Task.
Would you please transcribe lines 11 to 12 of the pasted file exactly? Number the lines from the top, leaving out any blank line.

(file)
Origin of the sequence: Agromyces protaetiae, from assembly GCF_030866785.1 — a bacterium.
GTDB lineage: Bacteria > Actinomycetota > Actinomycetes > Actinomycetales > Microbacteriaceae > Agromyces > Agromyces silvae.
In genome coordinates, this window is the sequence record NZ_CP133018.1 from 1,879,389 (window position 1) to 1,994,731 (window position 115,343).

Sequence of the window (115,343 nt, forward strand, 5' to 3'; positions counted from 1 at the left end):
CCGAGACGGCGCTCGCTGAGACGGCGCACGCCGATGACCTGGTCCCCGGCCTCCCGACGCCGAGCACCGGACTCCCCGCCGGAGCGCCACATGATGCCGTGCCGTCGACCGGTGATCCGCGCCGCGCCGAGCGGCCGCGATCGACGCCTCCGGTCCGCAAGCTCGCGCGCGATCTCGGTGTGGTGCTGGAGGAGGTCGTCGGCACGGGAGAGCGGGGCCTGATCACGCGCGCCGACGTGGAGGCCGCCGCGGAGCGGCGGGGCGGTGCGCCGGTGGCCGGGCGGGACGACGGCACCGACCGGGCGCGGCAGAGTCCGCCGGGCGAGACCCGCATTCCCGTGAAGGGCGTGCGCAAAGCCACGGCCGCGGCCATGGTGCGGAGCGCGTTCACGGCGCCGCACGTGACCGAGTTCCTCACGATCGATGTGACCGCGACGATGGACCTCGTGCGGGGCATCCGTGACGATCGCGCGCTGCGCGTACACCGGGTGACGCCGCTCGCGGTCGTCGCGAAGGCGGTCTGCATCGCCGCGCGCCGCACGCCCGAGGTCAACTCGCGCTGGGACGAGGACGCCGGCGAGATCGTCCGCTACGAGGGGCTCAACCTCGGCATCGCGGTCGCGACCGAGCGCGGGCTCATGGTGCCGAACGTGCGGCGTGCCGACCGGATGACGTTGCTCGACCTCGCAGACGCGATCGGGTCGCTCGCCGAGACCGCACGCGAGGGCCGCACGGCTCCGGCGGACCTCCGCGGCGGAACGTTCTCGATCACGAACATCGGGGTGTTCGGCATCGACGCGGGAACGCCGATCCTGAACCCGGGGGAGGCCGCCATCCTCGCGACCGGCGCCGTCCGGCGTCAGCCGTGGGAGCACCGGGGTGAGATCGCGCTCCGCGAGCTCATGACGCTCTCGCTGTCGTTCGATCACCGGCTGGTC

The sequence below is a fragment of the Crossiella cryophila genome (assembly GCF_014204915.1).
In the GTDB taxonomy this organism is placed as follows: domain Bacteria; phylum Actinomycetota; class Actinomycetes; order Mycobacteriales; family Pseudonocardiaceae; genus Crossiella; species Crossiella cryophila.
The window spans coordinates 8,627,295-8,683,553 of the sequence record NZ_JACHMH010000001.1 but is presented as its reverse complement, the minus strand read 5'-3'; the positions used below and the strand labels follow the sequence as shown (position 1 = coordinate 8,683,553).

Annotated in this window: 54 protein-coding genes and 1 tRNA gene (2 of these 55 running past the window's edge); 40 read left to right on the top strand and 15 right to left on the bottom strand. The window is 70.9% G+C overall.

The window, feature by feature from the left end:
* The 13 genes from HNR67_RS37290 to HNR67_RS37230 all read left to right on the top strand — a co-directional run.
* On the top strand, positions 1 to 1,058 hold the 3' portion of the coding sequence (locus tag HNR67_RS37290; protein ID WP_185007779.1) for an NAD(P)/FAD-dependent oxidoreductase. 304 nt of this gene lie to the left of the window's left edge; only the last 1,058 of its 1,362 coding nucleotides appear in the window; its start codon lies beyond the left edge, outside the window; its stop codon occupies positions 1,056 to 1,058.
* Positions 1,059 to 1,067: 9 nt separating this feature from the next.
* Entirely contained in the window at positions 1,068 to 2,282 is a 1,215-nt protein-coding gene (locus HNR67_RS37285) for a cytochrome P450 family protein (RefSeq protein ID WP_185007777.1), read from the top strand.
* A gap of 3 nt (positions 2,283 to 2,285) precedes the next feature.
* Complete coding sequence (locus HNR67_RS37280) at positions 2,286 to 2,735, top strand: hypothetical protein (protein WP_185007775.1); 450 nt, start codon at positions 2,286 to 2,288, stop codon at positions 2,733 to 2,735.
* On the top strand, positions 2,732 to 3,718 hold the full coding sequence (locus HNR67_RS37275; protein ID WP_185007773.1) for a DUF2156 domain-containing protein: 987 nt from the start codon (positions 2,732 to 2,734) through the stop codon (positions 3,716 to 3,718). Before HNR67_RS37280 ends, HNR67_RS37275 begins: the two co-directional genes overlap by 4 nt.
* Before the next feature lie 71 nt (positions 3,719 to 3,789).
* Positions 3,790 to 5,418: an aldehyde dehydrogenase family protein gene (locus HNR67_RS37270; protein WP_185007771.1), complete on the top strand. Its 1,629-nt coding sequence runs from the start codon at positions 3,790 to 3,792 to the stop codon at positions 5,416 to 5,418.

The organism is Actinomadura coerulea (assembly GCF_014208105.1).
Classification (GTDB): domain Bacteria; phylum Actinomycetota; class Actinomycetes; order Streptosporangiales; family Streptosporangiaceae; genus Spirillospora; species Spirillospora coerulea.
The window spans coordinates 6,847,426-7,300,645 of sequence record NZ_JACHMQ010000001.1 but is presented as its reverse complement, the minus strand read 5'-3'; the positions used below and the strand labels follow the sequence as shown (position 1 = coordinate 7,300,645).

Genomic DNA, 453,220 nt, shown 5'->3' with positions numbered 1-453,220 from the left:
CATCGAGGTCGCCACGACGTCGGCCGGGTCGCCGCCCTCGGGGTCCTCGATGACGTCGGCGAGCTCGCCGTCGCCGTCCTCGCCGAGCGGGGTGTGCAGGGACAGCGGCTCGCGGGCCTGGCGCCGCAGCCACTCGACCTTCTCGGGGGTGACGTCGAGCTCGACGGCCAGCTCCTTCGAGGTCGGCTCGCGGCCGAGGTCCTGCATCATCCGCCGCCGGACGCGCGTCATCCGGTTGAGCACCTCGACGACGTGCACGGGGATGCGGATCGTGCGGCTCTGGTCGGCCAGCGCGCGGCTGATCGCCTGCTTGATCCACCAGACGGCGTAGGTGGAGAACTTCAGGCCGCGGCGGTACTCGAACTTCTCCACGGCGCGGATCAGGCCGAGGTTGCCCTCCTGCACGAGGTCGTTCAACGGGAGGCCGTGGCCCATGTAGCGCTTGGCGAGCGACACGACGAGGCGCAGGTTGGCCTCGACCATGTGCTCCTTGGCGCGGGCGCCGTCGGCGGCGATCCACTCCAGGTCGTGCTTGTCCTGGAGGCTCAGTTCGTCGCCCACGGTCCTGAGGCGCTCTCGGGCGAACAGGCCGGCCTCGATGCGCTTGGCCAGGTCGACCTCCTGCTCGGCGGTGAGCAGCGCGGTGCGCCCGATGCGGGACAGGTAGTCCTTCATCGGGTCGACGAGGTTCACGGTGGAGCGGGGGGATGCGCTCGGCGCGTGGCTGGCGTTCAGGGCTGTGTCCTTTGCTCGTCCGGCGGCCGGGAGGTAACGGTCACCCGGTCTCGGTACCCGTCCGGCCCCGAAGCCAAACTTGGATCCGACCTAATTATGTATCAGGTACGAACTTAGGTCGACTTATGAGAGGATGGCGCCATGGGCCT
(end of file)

* The 13 genes from HNR67_RS37290 to HNR67_RS37230 all read left to right on the top strand — a co-directional run.
* On the top strand, positions 1 to 1,058 hold the 3' portion of the coding sequence (locus tag HNR67_RS37290; protein ID WP_185007779.1) for an NAD(P)/FAD-dependent oxidoreductase. 304 nt of this gene lie to the left of the window's left edge; only the last 1,058 of its 1,362 coding nucleotides appear in the window; its start codon lies beyond the left edge, outside the window; its stop codon occupies positions 1,056 to 1,058.